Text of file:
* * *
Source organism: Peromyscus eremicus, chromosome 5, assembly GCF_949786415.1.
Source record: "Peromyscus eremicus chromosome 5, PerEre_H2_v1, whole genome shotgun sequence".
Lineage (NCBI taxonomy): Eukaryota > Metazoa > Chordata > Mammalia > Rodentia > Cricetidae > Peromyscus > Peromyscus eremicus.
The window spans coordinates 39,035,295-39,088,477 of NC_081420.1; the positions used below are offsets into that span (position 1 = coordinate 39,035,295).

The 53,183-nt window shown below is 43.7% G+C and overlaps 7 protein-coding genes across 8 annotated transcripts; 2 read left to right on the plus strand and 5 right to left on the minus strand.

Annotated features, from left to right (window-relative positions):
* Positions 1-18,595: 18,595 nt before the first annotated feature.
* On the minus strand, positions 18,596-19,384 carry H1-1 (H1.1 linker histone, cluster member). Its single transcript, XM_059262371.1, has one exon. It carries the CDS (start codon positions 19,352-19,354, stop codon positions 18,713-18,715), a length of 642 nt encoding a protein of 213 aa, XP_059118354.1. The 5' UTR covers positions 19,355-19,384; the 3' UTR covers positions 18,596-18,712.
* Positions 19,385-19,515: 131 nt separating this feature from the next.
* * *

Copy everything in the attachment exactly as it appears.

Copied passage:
Source organism: Peromyscus eremicus, chromosome 5, assembly GCF_949786415.1.
Source record: "Peromyscus eremicus chromosome 5, PerEre_H2_v1, whole genome shotgun sequence".
Lineage (NCBI taxonomy): Eukaryota > Metazoa > Chordata > Mammalia > Rodentia > Cricetidae > Peromyscus > Peromyscus eremicus.
The window spans coordinates 39,035,295-39,088,477 of NC_081420.1; the positions used below are offsets into that span (position 1 = coordinate 39,035,295).

The 53,183-nt window shown below is 43.7% G+C and overlaps 7 protein-coding genes across 8 annotated transcripts; 2 read left to right on the plus strand and 5 right to left on the minus strand.

Annotated features, from left to right (window-relative positions):
* Positions 1-18,595: 18,595 nt before the first annotated feature.
* On the minus strand, positions 18,596-19,384 carry H1-1 (H1.1 linker histone, cluster member). Its single transcript, XM_059262371.1, has one exon. It carries the CDS (start codon positions 19,352-19,354, stop codon positions 18,713-18,715), a length of 642 nt encoding a protein of 213 aa, XP_059118354.1. The 5' UTR covers positions 19,355-19,384; the 3' UTR covers positions 18,596-18,712.
* Positions 19,385-19,515: 131 nt separating this feature from the next.